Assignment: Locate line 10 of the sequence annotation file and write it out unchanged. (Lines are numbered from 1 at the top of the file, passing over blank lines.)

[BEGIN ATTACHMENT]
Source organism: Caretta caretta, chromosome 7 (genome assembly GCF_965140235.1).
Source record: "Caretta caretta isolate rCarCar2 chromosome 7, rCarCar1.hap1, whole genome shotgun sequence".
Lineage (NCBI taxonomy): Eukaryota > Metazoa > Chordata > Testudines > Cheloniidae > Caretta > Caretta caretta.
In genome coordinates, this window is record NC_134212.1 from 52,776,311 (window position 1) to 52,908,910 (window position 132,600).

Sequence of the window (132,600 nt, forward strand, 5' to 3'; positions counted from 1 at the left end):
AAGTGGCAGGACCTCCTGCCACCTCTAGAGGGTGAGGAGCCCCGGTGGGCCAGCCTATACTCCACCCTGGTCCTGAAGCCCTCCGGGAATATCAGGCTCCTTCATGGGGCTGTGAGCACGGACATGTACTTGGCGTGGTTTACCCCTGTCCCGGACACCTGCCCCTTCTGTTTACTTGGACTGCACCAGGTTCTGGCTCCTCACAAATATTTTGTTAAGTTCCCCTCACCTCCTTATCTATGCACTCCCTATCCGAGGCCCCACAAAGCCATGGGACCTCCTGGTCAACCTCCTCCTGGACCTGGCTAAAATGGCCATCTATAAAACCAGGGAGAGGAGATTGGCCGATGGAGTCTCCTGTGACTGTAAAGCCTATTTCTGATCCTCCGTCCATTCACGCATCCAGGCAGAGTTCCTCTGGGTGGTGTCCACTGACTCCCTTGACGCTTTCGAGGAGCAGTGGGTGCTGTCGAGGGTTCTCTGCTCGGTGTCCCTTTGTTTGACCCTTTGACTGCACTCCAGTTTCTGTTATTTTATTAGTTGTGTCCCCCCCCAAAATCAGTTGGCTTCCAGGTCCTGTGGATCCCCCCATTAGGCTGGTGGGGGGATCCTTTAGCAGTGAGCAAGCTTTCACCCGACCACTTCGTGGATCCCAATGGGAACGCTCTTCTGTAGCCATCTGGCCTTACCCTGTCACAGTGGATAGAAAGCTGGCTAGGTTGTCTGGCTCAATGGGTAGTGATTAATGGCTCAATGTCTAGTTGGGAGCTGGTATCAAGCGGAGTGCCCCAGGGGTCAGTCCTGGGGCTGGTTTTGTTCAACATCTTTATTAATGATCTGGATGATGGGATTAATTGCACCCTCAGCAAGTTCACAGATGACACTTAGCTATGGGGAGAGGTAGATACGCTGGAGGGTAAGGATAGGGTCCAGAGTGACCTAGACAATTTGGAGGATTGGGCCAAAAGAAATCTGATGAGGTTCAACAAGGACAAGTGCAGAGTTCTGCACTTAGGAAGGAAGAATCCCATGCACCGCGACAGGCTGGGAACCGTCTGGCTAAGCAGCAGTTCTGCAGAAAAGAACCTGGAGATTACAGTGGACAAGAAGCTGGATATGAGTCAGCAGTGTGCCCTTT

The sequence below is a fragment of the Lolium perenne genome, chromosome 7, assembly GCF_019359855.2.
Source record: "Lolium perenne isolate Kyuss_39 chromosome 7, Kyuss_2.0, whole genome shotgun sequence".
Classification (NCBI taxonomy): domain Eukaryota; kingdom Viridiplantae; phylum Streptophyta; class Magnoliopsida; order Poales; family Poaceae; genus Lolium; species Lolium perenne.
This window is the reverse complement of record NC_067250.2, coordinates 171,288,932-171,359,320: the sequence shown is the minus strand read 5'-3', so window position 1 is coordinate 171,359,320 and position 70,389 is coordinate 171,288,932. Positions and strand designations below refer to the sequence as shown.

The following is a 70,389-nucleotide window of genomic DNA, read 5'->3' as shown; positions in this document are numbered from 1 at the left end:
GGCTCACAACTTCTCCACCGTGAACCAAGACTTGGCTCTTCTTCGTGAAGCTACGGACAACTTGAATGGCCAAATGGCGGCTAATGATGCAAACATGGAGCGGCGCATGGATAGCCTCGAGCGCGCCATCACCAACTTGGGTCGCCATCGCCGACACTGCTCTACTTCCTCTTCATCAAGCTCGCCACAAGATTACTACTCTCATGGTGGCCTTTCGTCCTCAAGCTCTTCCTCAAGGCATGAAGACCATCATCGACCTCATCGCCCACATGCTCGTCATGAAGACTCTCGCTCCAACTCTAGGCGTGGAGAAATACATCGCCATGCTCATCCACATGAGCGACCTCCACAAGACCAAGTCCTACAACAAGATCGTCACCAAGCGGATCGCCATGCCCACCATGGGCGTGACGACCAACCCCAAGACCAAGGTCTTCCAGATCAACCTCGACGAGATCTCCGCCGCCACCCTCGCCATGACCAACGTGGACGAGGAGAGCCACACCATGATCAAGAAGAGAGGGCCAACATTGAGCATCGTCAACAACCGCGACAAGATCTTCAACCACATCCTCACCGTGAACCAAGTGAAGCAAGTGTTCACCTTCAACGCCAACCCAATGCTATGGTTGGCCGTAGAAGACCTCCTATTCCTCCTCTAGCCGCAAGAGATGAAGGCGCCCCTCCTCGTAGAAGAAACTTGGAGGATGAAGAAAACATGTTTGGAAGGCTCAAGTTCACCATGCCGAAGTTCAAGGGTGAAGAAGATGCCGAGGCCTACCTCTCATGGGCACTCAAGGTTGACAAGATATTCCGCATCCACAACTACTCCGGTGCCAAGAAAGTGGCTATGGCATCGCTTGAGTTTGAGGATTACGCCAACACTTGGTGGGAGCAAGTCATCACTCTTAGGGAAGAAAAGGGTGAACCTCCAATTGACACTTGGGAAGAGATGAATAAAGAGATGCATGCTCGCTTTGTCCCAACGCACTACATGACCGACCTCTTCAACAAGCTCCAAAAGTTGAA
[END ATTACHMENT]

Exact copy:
This window is the reverse complement of record NC_067250.2, coordinates 171,288,932-171,359,320: the sequence shown is the minus strand read 5'-3', so window position 1 is coordinate 171,359,320 and position 70,389 is coordinate 171,288,932. Positions and strand designations below refer to the sequence as shown.